Story to head county agency Towson executive gets economic development post

September 08, 1993|By Mark Guidera | Mark Guidera,Staff Writer

Richard W. Story, a business development manager for a Towson design and construction contracting company, will head Howard County's Department of Economic Development.

The Reisterstown resident, who has held management posts in other economic development offices in the region, will begin work Sept. 20, Howard County Executive Charles I. Ecker said yesterday.

The new director will be paid $69,436 a year.

"I'm pleased that our county could attract an individual with such a high degree of economic development experience," said Mr. Ecker, referring to Mr. Story's 14 years of experience in the field. The executive said he interviewed several people for the job.

David Carney, a lawyer who is chairman of the county's economic development advisory council, is enthusiastic about Mr. Story's appointment.

"He's a career professional in the field," Mr. Carney said. "He represents a really good catch with significant potential for what we need."

Mr. Ecker said he was particularly impressed with Mr. Story's wide experience with economic development issues in the Baltimore and Washington areas.

"The county is pushed and pulled between Baltimore and Washington," he said. "We have residents who work in both cities, so we have to have a regional approach while also not forgetting to focus on the county."

Mr. Story will fill the post vacated by William H. Howard Jr., who resigned unexpectedly Aug. 16 after nine months in the director's post. His predecessor, Dyan Brasington, served about months.

Some County Council members have said the office needs stability at the top. Mr. Story attempted yesterday to allay those concerns.

"I plan to make this a long-term venture," he said of his new appointment.

Mr. Story, 48, was selected from about 200 applicants for the post after Ms. Brasington resigned last year. He takes over an office with five employees and a $1 million annual budget.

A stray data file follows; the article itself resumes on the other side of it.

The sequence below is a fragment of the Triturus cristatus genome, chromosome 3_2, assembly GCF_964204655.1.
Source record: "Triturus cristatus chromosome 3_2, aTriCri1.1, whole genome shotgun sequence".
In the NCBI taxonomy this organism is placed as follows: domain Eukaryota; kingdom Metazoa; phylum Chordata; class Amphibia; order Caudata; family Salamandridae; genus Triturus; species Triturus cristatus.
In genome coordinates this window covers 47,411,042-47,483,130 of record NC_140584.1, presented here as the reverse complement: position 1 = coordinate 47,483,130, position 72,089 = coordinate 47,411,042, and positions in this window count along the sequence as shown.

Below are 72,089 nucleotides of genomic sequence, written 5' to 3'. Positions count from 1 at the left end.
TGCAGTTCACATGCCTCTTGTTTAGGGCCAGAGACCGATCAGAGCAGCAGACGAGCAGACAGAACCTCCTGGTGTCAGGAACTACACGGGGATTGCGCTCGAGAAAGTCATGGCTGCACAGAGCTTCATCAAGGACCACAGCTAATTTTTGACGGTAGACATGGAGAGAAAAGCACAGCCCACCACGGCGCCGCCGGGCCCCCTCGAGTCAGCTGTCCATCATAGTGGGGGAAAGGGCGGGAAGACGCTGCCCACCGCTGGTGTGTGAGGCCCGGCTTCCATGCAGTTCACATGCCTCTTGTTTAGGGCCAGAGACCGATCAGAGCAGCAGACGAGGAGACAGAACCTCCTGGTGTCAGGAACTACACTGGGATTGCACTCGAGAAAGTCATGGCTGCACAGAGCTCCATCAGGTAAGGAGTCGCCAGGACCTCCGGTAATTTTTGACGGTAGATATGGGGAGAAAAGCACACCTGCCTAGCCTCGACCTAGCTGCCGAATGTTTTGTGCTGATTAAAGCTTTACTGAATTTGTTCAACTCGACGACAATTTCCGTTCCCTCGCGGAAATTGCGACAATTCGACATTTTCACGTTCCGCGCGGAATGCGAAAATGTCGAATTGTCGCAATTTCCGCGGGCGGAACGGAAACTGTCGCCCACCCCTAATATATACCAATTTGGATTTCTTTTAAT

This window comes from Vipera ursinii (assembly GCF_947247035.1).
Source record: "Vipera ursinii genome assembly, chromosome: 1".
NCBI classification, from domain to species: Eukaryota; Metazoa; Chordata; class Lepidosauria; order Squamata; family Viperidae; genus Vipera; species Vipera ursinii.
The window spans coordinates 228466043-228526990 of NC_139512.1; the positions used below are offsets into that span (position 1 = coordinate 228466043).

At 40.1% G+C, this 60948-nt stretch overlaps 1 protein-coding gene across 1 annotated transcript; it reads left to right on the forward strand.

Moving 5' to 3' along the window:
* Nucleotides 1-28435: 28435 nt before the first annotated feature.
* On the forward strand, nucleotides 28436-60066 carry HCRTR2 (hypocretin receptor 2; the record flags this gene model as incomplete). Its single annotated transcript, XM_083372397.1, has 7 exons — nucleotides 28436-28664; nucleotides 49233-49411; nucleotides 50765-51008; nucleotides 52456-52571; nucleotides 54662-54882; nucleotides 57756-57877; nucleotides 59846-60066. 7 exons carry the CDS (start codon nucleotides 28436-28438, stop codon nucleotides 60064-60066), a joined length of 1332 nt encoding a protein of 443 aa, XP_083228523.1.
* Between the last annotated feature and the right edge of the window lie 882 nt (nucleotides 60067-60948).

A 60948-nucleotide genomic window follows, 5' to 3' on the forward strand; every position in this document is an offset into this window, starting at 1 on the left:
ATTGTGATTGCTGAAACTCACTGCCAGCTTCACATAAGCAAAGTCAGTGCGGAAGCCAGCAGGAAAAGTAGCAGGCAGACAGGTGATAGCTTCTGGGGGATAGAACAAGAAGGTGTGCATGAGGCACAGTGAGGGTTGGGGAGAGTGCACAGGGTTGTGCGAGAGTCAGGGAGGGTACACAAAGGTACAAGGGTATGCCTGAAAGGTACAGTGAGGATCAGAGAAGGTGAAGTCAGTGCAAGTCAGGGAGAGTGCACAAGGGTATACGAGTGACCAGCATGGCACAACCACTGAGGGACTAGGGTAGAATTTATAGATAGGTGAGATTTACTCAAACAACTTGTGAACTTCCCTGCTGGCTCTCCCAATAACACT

The economic development office is responsible for developing and administering tourism, employment and training programs, and attracting and retaining businesses. It also administers county arts and cultural grants.

One of his primary duties in the new job will be to shepherd the economic development office's transition from a county department to an economic development authority financed partly with private money and public grants. After the change -- scheduled for March 1994 -- Mr. Story will report to a nine-member board of directors and the county executive.

"My immediate task will be to get the authority up and running and staffed," said Mr. Story. "When the department changes to an authority, I think our work will be remarkably similar to what it's doing now."

Mr. Carney, who has been named to serve on the authority's board, said Mr. Story's challenges at the helm will include limited staff and budget money.

"He's going to have to wear a lot of hats and be hands-on for a lot of things other counties have staff to do. But he's got the business community very much behind him and willing to play a role," Mr. Carney said.

The new director will be aided in his marketing efforts by the county's average household income, which is the highest in the state and sixth-highest in the nation, and by the high educational level of its residents.

The county's location in the middle of the Baltimore-Washington area and its proximity to Baltimore-Washington International Airport and interstates 70 and 95 also should help Mr. Story.

The county has been attractive to companies in biotechnology and health-related sciences, as well as light manufacturing industries. It also has boasts one of the lowest unemployment rates in the state this year.

Mr. Story will be leaving Atlantic Builders Group Inc., a Baltimore County-based general construction contractor where his responsibilities include targeting and soliciting new clients.

Before joining the construction company in 1991, Mr. Story was executive director of Baltimore County's Economic Development Commission for two years.

From 1983 to 1989, he was vice president of an economic development council for the Greater Baltimore Committee, an organization that promotes economic growth in the Baltimore region.

During Mr. Story's tenure, the council became Maryland Economic Growth Associates, a statewide economic development lobbying group that is now separate from the Greater Baltimore Committee.

Mr. Story was director of the Carroll County Economic Development Commission from 1979 to 1983 and worked for a Carroll County radio station for almost a decade before that.

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